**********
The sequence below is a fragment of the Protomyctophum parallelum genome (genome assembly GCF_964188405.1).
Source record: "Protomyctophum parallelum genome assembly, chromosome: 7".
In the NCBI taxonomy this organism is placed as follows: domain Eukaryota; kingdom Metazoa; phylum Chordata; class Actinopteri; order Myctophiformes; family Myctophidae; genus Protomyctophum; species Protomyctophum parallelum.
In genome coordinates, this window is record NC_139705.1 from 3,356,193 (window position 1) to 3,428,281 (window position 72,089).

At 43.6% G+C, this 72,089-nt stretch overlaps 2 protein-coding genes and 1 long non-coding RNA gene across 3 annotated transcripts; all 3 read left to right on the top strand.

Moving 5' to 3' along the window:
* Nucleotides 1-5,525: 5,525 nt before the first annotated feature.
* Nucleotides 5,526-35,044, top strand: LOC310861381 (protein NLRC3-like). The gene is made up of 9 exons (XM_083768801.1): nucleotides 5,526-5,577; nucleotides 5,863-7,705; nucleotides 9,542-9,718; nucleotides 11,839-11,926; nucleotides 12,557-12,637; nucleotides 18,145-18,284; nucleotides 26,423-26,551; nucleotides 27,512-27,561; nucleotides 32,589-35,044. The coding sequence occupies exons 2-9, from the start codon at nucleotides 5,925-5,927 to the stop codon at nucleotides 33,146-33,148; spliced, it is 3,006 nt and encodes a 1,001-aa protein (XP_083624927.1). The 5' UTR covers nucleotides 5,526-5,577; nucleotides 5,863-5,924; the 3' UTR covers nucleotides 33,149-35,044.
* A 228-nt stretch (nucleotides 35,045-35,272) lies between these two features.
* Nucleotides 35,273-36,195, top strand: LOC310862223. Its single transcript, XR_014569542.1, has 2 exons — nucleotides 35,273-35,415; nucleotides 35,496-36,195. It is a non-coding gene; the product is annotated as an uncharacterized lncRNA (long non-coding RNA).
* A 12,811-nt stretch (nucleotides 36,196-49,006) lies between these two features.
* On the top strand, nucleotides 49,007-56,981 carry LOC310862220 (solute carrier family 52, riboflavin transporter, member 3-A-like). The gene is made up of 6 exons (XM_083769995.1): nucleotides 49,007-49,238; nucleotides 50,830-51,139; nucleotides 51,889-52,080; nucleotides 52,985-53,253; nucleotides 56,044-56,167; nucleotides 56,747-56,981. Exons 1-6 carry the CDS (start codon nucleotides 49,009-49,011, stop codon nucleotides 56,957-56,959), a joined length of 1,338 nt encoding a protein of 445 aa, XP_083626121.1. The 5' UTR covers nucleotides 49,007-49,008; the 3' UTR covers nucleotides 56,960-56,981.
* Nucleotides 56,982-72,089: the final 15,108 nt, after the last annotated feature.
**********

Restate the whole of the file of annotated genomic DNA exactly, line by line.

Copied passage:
The sequence below is a fragment of the Protomyctophum parallelum genome (genome assembly GCF_964188405.1).
Source record: "Protomyctophum parallelum genome assembly, chromosome: 7".
In the NCBI taxonomy this organism is placed as follows: domain Eukaryota; kingdom Metazoa; phylum Chordata; class Actinopteri; order Myctophiformes; family Myctophidae; genus Protomyctophum; species Protomyctophum parallelum.
In genome coordinates, this window is record NC_139705.1 from 3,356,193 (window position 1) to 3,428,281 (window position 72,089).

At 43.6% G+C, this 72,089-nt stretch overlaps 2 protein-coding genes and 1 long non-coding RNA gene across 3 annotated transcripts; all 3 read left to right on the top strand.

Moving 5' to 3' along the window:
* Nucleotides 1-5,525: 5,525 nt before the first annotated feature.
* Nucleotides 5,526-35,044, top strand: LOC310861381 (protein NLRC3-like). The gene is made up of 9 exons (XM_083768801.1): nucleotides 5,526-5,577; nucleotides 5,863-7,705; nucleotides 9,542-9,718; nucleotides 11,839-11,926; nucleotides 12,557-12,637; nucleotides 18,145-18,284; nucleotides 26,423-26,551; nucleotides 27,512-27,561; nucleotides 32,589-35,044. The coding sequence occupies exons 2-9, from the start codon at nucleotides 5,925-5,927 to the stop codon at nucleotides 33,146-33,148; spliced, it is 3,006 nt and encodes a 1,001-aa protein (XP_083624927.1). The 5' UTR covers nucleotides 5,526-5,577; nucleotides 5,863-5,924; the 3' UTR covers nucleotides 33,149-35,044.
* A 228-nt stretch (nucleotides 35,045-35,272) lies between these two features.
* Nucleotides 35,273-36,195, top strand: LOC310862223. Its single transcript, XR_014569542.1, has 2 exons — nucleotides 35,273-35,415; nucleotides 35,496-36,195. It is a non-coding gene; the product is annotated as an uncharacterized lncRNA (long non-coding RNA).
* A 12,811-nt stretch (nucleotides 36,196-49,006) lies between these two features.
* On the top strand, nucleotides 49,007-56,981 carry LOC310862220 (solute carrier family 52, riboflavin transporter, member 3-A-like). The gene is made up of 6 exons (XM_083769995.1): nucleotides 49,007-49,238; nucleotides 50,830-51,139; nucleotides 51,889-52,080; nucleotides 52,985-53,253; nucleotides 56,044-56,167; nucleotides 56,747-56,981. Exons 1-6 carry the CDS (start codon nucleotides 49,009-49,011, stop codon nucleotides 56,957-56,959), a joined length of 1,338 nt encoding a protein of 445 aa, XP_083626121.1. The 5' UTR covers nucleotides 49,007-49,008; the 3' UTR covers nucleotides 56,960-56,981.
* Nucleotides 56,982-72,089: the final 15,108 nt, after the last annotated feature.